Contrary to other retrospective studies, including two National Cancer Database (NCDB) analyses that utilized chemotherapy data and advanced statistical techniques [6,7], PORT did not improve survival in pN2 disease overall in our analysis (2-year OS 55.3% vs. 54.3%, P=0.99; 5-year OS 26.9% vs. 26.8%, P=0.82) (Table 1). Urban et al. performed a SEER analysis and found that PORT improved OS only for those patients with pN2 disease and lymph node ratio (LNR); however, they were not able to include receipt of chemotherapy in their analysis [8]. In our hands, the subset of patients with the proportion of sampled lymph nodes testing positive for disease of > 50% were found to derive the most benefit from PORT (HR 0.90 [95% CI 0.84-0.97], P=0.01), regardless of receipt of systemic therapy (HR 0.91 [95% CI 0.82-1.00], P=0.09), as depicted in Table 1. Still these results suffer from limitations of use of national database registries. The retrospective nature could suffer from missing confounding variables, such as data on surgery margin status and sequence of chemotherapy, and it did not include details on intra- and extra-thoracic disease control.

Clinical Outcome Result P-Value
All Patients (No PORT vs. PORT)1    
OS* 0.99 (0.95-1.00) 0.76
2-year survival^ 55.3% vs. 54.3% 0.99
5-year survival^ 26.9% vs. 26.8% 0.82
Subgroup Analysis (No PORT vs. PORT)1    
LN-positive ratio 50%* 0.90 (0.84-0.97) 0.01
Male patients* 0.94 (0.88-1.00) 0.04
Widowed patients* 1.16 (1.02-1.31) 0.02
LN-positive ratio > 50% (No PORT vs. PORT)1    
OS-All patients* 0.90 (0.84-0.97) 0.01
OS-Received chemotherapy* 0.91 (0.82-1.00) 0.09
Multivariable Analysis2    
Positive LN ratio stratified (<50% vs. >50%)* 1.46 (1.39-1.54) <0.001
Chemotherapy (no/unknown vs. yes)* 0.88 (0.83-0.92) <0.001
PORT (no vs. yes)* 0.98 (0.93-1.02) 0.30

1After PS matching with IPTW, 2Doubly robust IPTW adjusted.*  HR (95% CI), ^Survival rate. Abbreviations: PORT, post-operative  radiation  therapy;  OS,  overall  survival;  LN,  lymph  node;  PS,  propensity  score;  IPTW,  inverse probability of treatment weighting.

Table 1:Summary of key findings from Mankuzhy et al. [4].

Though PORT remained the standard of care for pN2 disease based on retrospective data, the LungART trial (NCT00410683) aimed to definitively answer this question in a randomized controlled trial with more modern RT techniques. Beginning in 2007, patients with confirmed pN2 disease at the time of surgery were enrolled to receive PORT with 3DCRT or no PORT after complete resection. The primary endpoint of the study was disease free survival (DFS). Results were recently presented at ESMO 2020 and published in abstract form [9]. They found that with a median follow up of 4.8 years, there was no difference in DFS with hazard ratio (HR) of 0.85 (p=0.16), and median DFS of 30.5 months for PORT versus 22.8 months for no- PORT. The secondary endpoint of OS was also similar, with 3-year rates of 66.5% and 68.5% respectively. Although mediastinal relapse favored PORT (25% versus 46.1%), both early and late grade 3-5 cardiopulmonary toxicity was more common (7% and 20% versus 3.2% and 7.7%). These findings are generally consistent with our analysis, with no clear benefit of PORT shown for pN2 disease for all comers. The benefit of PORT for cancer control may be outweighed by the resultant toxicity and ensuing morbidity and mortality of high doses of radiation to critical organs in the thorax.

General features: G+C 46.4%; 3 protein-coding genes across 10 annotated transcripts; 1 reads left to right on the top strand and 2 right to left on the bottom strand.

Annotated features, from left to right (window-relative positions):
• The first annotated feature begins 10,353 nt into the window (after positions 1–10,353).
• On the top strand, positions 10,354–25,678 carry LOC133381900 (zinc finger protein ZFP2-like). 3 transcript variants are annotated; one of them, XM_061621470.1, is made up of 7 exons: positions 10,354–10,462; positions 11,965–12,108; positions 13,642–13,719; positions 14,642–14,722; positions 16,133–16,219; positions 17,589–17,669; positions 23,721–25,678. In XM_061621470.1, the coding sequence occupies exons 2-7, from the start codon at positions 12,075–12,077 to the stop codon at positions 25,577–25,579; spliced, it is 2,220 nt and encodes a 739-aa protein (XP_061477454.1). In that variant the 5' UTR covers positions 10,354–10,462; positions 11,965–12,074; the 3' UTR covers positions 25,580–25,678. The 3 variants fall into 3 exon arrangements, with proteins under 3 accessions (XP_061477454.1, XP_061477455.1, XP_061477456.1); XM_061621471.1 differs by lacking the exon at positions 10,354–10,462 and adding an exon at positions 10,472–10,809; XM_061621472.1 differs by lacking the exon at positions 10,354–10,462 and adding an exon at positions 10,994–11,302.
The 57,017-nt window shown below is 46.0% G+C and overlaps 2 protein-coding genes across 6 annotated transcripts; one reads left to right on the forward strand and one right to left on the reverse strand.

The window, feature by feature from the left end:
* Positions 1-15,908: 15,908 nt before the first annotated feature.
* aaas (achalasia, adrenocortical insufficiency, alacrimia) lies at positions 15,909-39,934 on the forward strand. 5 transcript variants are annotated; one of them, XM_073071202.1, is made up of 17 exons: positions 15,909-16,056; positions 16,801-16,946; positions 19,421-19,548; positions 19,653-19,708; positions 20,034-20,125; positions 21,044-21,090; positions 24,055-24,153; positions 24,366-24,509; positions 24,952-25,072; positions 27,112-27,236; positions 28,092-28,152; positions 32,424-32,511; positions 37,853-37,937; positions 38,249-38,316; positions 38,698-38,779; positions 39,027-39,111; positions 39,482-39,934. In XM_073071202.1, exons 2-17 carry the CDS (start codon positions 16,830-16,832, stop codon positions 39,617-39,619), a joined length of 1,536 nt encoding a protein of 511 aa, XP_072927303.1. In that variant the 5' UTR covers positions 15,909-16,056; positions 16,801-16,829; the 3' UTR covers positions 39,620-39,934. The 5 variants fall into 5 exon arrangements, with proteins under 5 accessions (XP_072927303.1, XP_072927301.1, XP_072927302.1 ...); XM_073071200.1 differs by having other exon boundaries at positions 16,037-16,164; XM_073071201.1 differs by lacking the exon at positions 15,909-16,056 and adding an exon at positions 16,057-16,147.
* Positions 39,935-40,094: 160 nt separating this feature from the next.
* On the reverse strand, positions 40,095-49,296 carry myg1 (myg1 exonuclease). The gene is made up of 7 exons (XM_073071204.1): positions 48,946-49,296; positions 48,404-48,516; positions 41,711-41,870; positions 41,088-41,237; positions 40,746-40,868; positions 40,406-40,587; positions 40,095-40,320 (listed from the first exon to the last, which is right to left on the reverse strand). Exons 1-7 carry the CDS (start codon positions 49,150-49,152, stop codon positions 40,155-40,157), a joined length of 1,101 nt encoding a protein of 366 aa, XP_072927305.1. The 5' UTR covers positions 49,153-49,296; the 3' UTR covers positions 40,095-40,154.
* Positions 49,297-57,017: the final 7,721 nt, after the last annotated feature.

As we await the final publication of LungART, it is important to consider the spectrum that exists within pN2 disease. As illustrated by our analysis, patients with ≥ 50% sampled nodes positive did benefit from PORT with regards to OS, and likely represents the benefit of adjuvant RT for local control of a larger burden of mediastinal disease (Table 1). In this subset, risk of toxicity may be outweighed as preventing cancer related death is of higher priority. Use of post-operative chemotherapy likely contributes to the similar outcomes between the two arms of LungART and spares RT related toxicity to patients who do not derive benefit from aggressive local control. Though the conclusions of this trial indicate PORT should not be routine for all pN2 disease, identifying the subgroups that do benefit should be of interest. Further, as RT techniques continue to evolve, the capability to deliver increasingly conformal dose with more effective sparing of normal tissue may shift the therapeutic index. In LungART, patients received only 3DCRT as the modality of PORT, which does not spare organs at risk as well as IMRT or proton therapy. In patients receiving concurrent chemoradiation (CRT) for locally-advanced and unresectable NSCLC, IMRT is associated with decreased rates of ≥ grade 3 pneumonitis and allows for lower dose the heart [10]. Additional studies investigating IMRT and proton therapy are warranted, especially with the evolving systemic management of NSCLC [11]. The importance of adequate pre-treatment mediastinal evaluation must be emphasized, as it can guide the decision for neoadjuvant therapy followed by surgery versus definitive CRT with adjuvant immunotherapy [12].

In the twenty years since the PORT meta-analysis was published, treatment of NSCLC after surgical resection remains a complex decision. While patients with positive margins after surgery may derive benefit, those with nodal disease require further study to adequately assess risk and benefit. Our paper shows that despite the lack of benefit overall, in certain populations, PORT could be indicated. Publication of the LungART can help guide these decisions and future studies as more data on subgroup analysis and dosimetry are reported. Going forward, a patient specific approach considering the new and evolving evidence is paramount to ensure optimal treatment of these patients.